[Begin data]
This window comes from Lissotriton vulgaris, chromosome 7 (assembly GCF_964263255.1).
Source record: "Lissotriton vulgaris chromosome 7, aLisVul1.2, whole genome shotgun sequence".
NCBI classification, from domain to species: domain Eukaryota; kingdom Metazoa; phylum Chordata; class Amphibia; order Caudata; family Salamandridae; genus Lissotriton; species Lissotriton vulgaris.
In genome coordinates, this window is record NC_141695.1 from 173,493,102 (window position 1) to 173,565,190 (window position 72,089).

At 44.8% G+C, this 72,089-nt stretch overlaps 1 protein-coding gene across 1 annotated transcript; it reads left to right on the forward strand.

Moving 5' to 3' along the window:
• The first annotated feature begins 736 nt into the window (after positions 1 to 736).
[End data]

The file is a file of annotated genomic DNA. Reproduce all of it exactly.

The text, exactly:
This window comes from Lissotriton vulgaris, chromosome 7 (assembly GCF_964263255.1).
Source record: "Lissotriton vulgaris chromosome 7, aLisVul1.2, whole genome shotgun sequence".
NCBI classification, from domain to species: domain Eukaryota; kingdom Metazoa; phylum Chordata; class Amphibia; order Caudata; family Salamandridae; genus Lissotriton; species Lissotriton vulgaris.
In genome coordinates, this window is record NC_141695.1 from 173,493,102 (window position 1) to 173,565,190 (window position 72,089).

At 44.8% G+C, this 72,089-nt stretch overlaps 1 protein-coding gene across 1 annotated transcript; it reads left to right on the forward strand.

Moving 5' to 3' along the window:
• The first annotated feature begins 736 nt into the window (after positions 1 to 736).